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AUGUST 2013 ISSUE


Time to Warm Up
Is India’s Cold Start doctrine a myth or reality?
 
     
  By Lt Gen. B.S. Pawar (retd)

A military doctrine provides the basic principles that shape the way a nation’s military forces are employed to achieve national objectives and creates the appropriate framework for response to national security issues. Doctrinal assessments are self-administered and require significant input in both the military and political spheres. The resulting declared doctrine is, thus, a carefully crafted article having been scrutinised at both political and military levels. A doctrine gives a clear insight into the kind of wars/conflicts states may anticipate and choose to deploy/employ the military force. In short, understanding the use, importance and reliance on doctrinal formation is critical to how states weigh military/national capabilities.

Cold Start Doctrine
India’s Cold Start War doctrine unveiled on 28 April 2004 was a radical departure from the fundamentally defensive military doctrines that India has employed since gaining Independence in 1947 — non aggressive and non-provocative defence policy. This new war doctrine was necessitated by the military lessons learnt from the Kargil War and India’s slow and prolonged war mobilisation during ‘Operation Parakaram’, following the attack on India’s Parliament by Pakistan based terrorists.

This doctrine was also necessitated by the need to operationalise Indian Army’s war fighting in a nuclear, biological and chemical environment and to incorporate technological advances in the fields of command, control communications, computers, intelligence and information technology — network centric warfare. The Cold Start doctrine is based on the concept of pre-emptive strikes with rapid deployment of Integrated Battle Groups comprising major elements of the army with the close support of the air force and the navy if the situation so demands — the emphasis would be on speed and overwhelming firepower. Cold Start is not a plan for a comprehensive invasion and occupation of Pakistan — it basically envisages a rapid, time and distance limited penetration into Pakistan territory, with the implicit goal of quickly punishing Pakistan, possibly in response to a Pakistan linked terrorist attack in India.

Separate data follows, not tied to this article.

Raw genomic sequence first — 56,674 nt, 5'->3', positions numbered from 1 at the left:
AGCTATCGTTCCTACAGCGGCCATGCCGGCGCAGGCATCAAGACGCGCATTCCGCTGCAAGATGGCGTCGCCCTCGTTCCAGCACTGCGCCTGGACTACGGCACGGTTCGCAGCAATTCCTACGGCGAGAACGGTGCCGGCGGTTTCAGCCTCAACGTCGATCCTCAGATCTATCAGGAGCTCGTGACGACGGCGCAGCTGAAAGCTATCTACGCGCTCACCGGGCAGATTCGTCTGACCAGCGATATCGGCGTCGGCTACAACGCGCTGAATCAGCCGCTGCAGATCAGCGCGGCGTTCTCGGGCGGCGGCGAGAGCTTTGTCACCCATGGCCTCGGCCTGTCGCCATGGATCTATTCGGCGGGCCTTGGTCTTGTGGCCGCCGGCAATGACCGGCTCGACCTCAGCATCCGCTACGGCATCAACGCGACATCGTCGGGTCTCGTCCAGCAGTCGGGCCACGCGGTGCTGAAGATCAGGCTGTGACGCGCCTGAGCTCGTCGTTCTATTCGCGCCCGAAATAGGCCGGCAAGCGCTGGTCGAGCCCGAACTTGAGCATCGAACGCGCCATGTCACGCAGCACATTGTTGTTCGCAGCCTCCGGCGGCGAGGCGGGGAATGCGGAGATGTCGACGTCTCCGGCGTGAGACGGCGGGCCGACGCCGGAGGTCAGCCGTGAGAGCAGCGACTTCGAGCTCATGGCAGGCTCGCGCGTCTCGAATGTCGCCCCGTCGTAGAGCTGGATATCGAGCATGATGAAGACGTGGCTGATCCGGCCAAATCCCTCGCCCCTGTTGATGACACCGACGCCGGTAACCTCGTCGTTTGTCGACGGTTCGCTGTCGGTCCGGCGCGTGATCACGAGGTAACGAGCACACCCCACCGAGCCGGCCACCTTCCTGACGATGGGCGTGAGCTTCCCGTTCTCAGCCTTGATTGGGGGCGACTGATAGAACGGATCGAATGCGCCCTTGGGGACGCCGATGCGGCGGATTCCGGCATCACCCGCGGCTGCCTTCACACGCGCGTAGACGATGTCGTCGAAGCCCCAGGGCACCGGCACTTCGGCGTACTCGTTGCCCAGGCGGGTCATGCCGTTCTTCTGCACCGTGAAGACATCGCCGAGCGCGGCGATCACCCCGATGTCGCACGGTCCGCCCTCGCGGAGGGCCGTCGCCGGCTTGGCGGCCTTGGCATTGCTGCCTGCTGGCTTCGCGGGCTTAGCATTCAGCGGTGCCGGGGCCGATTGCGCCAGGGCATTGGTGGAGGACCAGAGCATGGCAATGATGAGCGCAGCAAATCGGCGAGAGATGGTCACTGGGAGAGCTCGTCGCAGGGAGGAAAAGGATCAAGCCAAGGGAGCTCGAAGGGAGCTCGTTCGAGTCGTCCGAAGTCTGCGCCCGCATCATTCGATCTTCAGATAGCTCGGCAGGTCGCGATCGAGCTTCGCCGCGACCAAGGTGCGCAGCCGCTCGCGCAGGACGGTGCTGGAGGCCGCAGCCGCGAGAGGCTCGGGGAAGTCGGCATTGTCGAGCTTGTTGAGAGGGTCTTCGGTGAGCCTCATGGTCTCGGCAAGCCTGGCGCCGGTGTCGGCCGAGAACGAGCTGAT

The principle thrust of Cold Start was to overcome the operational deficiencies of India’s previous conventional military doctrine by rapidly mobilising shallow, cross-border strikes in response to low-level attacks by Pakistani insurgents. Under this new limited war doctrine, Indian forces would be able to stage a retaliatory conventional strike against Pakistan within 48-72 hours of occurrence of an incident, with the aim of inflicting significant punishment while at the same time pursuing narrow enough aims to deny Islamabad a justification to escalate the clash to the nuclear level. Main attributes of this doctrine are:


 
 
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